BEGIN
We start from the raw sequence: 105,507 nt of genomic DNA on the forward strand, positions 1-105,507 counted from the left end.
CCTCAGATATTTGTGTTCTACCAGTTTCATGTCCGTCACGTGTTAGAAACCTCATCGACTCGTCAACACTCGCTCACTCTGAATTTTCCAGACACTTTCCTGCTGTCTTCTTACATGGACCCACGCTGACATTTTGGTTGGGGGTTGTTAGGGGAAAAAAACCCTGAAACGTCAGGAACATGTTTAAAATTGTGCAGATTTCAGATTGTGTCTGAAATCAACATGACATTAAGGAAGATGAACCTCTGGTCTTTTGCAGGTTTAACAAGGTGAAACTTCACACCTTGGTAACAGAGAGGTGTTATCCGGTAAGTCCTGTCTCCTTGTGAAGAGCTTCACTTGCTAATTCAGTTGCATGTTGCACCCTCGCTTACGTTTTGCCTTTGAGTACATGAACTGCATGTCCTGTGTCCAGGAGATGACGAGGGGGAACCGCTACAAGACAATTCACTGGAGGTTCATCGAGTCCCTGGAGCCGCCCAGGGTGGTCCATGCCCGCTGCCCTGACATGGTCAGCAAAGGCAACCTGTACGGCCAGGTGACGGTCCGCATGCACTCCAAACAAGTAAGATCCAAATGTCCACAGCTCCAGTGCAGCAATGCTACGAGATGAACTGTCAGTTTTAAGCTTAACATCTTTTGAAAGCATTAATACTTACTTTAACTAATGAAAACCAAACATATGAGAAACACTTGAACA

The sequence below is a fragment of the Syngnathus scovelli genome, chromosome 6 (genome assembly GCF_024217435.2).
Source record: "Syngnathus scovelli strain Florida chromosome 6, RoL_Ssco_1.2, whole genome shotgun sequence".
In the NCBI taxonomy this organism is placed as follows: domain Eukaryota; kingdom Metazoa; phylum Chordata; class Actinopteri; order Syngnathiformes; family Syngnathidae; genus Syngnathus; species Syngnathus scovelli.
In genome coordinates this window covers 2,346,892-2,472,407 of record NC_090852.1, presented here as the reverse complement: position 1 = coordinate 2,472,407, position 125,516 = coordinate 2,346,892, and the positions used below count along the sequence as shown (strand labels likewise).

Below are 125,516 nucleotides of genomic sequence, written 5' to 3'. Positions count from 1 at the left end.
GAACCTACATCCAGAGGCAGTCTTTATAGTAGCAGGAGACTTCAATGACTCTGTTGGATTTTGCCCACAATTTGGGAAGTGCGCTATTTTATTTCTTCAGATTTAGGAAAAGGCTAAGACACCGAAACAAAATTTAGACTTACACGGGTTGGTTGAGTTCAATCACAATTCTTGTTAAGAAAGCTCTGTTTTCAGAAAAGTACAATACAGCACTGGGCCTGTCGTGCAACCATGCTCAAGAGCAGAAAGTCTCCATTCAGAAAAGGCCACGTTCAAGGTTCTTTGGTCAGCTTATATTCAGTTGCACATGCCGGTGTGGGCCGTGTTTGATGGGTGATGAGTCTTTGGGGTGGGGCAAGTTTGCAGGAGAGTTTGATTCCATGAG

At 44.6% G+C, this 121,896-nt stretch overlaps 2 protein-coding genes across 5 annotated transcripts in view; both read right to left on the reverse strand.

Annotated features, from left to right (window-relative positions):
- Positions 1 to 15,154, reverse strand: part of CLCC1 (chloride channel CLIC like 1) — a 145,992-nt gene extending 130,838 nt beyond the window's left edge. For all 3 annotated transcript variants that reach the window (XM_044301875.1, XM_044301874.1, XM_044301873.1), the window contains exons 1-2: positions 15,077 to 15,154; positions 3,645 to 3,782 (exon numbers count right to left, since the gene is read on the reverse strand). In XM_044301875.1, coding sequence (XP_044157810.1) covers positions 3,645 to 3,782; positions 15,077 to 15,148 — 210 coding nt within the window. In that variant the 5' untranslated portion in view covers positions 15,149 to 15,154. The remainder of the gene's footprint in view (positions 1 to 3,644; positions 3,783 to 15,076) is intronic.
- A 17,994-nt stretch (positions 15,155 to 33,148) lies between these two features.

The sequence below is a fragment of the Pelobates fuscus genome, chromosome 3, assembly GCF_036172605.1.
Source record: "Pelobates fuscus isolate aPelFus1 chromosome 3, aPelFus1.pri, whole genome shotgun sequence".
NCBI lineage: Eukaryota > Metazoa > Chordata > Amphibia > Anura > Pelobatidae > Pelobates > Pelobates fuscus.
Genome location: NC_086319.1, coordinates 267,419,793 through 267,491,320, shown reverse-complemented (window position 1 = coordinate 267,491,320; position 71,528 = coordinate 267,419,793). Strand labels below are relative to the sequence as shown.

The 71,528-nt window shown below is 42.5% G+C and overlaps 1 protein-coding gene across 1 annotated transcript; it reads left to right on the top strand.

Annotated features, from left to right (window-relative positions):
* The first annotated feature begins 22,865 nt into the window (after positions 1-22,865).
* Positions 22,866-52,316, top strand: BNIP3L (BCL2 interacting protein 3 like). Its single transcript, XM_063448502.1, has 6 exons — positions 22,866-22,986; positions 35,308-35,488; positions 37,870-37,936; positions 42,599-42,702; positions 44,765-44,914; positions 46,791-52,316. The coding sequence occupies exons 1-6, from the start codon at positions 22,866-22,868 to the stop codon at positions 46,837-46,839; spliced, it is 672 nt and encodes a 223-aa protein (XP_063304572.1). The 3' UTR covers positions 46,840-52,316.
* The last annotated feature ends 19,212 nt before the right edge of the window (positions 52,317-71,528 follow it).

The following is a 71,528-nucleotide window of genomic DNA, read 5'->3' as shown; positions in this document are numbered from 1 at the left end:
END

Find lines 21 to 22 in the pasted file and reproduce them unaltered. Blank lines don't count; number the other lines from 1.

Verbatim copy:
* The last annotated feature ends 19,212 nt before the right edge of the window (positions 52,317-71,528 follow it).

The following is a 71,528-nucleotide window of genomic DNA, read 5'->3' as shown; positions in this document are numbered from 1 at the left end: